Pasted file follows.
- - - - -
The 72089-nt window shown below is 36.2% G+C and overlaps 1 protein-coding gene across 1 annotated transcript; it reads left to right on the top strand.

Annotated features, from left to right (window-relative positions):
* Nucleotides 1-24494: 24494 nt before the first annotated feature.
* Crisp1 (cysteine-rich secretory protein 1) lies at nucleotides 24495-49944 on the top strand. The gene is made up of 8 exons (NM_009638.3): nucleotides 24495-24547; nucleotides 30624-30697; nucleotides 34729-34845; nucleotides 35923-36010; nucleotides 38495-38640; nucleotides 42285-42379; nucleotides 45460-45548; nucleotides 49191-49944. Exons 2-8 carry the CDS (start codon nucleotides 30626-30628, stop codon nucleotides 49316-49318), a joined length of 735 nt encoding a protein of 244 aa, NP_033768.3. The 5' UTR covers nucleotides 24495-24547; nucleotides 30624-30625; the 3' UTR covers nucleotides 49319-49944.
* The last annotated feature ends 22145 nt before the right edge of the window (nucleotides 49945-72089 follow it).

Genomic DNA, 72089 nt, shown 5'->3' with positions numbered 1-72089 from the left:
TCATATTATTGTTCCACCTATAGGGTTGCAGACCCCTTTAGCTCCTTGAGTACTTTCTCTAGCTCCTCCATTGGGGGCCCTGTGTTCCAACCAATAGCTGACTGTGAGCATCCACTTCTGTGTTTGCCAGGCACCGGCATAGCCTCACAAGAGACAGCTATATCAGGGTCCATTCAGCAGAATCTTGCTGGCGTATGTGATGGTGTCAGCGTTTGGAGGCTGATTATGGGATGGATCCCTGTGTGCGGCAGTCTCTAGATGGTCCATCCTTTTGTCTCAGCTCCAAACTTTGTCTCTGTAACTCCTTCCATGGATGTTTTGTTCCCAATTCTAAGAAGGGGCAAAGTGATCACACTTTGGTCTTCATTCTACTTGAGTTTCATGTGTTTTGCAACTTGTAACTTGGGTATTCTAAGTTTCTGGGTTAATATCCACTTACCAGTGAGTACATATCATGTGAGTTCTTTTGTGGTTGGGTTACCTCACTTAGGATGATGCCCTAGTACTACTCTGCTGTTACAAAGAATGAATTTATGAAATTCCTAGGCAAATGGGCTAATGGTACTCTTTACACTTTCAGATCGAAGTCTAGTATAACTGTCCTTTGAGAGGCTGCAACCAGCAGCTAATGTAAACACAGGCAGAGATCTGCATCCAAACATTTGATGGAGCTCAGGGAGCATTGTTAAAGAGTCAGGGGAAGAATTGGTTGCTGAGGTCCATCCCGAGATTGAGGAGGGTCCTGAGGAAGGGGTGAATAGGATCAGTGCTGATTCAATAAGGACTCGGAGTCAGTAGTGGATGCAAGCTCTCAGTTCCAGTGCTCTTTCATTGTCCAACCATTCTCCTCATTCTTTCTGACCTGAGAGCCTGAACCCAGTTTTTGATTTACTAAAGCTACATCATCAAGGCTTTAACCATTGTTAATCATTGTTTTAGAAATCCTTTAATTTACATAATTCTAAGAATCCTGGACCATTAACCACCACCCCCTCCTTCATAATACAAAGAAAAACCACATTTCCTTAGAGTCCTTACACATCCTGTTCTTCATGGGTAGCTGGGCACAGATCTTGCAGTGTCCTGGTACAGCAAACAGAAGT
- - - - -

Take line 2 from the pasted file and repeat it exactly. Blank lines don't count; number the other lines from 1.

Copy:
Annotated features, from left to right (window-relative positions):